Musa is a fount of information, but he uses words sparingly, as we traverse the mountains that fill his existence and daily life. We make regular stops in shady spots and overhangs. For me to catch my breath and gaze out towards a landscape so filled with stories that it practically reverberates, and him to roll and leisurely smoke a cigarette. The rock-hewn stairs we encounter seem to lead to heaven. I stop counting how many times we ascend and descend as we pass by caves still inhabited by the odd Bdoul Bedouin, ones that have been abandoned long ago, past the Triclinium, Roman Soldier’s Tomb, Garden Temple Complex, and Lion Monument towards the High Place of Sacrifice, where we stop for a rest and cup of tea.
The sun becomes hotter the higher it glides through the cobalt blue sky, and the shady spots sparser, yet we regularly stumble upon a welcome breeze in the most unexpected places. I welcome nature’s own ingenious air-conditioner by flinging out my arms, and embracing as much of the coolness as I can. The temperature, flirting close to 40C, is not ideal for a full day of hiking, but I embrace it with the knowledge that today will be one of those special days I will treasure for the rest of my life.
When we leave the High Place of Sacrifice, my legs start to rebel against the seemingly endless distance. They feel heavy and uncooperative. I silently long for the icy chill of the air-conditioner in my hotel room, and cold water, as I take the last sip of water from my water bottle, more suitable for making tea than quenching thirst. On a map everything looks flat, easy and possible. How deceptive! I beg for a break after a while, and when we find a rocky overhang, we welcome the shade by lying on our backs, soaking up the relative coolness and silence. We linger, lost in thought for almost 30 minutes. “Yalla?” Musa eventually asks. With a deep inhalation, I muster up the last dregs of energy. “Yalla! Let’s go.” I answer with more gusto than I feel. Soon, the terrain becomes more friendly, and before long we, once more, join the clumps of tourists and endless streams of Bedouin plying their trade by offering rides on their donkeys, camels, horses, and horse-drawn carts.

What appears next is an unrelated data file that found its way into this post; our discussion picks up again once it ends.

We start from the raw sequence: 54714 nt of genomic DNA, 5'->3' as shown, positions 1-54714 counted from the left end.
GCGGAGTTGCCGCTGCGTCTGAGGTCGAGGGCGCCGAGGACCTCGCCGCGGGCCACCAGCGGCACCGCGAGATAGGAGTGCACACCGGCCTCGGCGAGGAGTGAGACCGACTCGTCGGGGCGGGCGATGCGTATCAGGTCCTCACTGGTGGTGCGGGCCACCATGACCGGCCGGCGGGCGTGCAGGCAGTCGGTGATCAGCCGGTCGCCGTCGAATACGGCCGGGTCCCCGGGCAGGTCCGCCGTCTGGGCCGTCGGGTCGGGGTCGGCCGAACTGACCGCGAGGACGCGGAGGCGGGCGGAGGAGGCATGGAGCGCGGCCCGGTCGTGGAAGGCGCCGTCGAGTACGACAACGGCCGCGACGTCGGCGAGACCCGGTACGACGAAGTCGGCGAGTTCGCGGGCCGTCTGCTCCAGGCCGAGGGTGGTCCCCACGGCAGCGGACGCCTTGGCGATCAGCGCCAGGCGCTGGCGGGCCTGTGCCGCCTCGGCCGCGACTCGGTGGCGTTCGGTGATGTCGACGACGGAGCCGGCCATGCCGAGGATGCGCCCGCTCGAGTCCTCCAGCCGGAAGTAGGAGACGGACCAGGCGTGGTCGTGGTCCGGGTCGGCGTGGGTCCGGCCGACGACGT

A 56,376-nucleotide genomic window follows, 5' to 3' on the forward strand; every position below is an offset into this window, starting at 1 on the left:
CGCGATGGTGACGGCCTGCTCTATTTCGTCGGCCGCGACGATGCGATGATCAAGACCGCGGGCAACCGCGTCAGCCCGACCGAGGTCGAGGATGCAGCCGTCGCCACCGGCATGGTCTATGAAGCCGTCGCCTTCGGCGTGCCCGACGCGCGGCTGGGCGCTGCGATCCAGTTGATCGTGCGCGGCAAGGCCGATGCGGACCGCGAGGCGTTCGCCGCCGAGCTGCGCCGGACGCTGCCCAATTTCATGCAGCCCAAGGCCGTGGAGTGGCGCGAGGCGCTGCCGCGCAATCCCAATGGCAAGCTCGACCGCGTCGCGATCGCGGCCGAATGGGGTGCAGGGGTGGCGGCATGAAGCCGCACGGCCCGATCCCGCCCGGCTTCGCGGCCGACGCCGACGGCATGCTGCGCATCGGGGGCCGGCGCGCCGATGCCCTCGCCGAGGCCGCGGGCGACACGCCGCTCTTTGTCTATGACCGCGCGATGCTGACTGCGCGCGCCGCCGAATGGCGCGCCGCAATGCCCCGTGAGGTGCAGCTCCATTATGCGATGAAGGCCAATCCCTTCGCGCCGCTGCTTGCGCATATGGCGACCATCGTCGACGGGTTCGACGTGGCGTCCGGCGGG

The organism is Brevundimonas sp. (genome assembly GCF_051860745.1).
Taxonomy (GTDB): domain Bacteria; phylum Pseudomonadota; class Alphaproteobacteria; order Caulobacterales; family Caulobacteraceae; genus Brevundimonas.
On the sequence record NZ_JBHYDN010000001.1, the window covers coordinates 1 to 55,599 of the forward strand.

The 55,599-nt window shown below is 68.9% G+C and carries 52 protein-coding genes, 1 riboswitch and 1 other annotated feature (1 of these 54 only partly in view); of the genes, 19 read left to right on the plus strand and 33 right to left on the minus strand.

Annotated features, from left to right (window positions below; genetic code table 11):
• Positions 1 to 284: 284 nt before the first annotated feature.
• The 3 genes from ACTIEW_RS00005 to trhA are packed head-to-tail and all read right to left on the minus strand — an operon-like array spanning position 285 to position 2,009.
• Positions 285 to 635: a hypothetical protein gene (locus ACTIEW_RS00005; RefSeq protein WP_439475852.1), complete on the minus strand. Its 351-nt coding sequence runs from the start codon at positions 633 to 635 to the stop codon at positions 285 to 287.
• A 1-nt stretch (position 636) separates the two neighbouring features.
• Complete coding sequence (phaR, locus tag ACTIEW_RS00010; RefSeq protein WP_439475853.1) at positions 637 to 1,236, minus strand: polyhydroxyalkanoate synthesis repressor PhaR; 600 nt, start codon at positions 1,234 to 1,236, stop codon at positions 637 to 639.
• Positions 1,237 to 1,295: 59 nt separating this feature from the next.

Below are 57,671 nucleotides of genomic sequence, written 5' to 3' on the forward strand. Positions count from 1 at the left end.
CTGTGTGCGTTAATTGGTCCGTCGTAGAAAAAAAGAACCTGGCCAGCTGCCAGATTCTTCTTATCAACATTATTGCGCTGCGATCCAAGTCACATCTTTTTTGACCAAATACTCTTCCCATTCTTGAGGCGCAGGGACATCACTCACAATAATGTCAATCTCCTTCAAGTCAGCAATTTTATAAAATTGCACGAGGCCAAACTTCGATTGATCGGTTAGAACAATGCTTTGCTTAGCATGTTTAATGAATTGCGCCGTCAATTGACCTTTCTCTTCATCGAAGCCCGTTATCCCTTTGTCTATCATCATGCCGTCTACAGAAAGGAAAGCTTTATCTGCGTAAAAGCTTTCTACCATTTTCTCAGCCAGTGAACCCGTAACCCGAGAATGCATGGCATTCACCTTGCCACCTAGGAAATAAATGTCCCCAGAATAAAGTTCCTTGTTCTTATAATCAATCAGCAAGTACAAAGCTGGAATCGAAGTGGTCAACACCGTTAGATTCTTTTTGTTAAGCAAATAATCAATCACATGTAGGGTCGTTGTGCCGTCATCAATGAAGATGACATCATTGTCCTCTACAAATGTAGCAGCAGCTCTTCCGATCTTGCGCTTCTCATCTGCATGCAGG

Visited: August 2015
# Only the registered tourist guides from the Tourist Office are officially allowed to guide within Petra. The informal Bedouin guides will take you to all those places lying outside of Petra proper. If you are not keen on hiking, you can always ride a donkey.
# Remember to take enough water with you when you hike the off-the beaten track trails, wear sunscreen, a hat, and appropriate shoes.
# I organised my hike with Musa through Raami Tours, although you won’t struggle to find an informal guide once you step into Petra. If you are a female travelling alone, it is perhaps far wiser to organise a guide through a reputable agency.
# If you are interested in the lives of the Bdoul Bedouin, who have called this area their home for generations, read Marguerite van Geldermalsen’s book Married to a Bedouin. It tells the story of how she fell in love with one of the Bedouin, got married, and lived in one of the caves in Petra, until the government relocated everyone to the village they still reside in today. It is Marguerite’s oldest son, Raami, who is the owner of Raami Tours.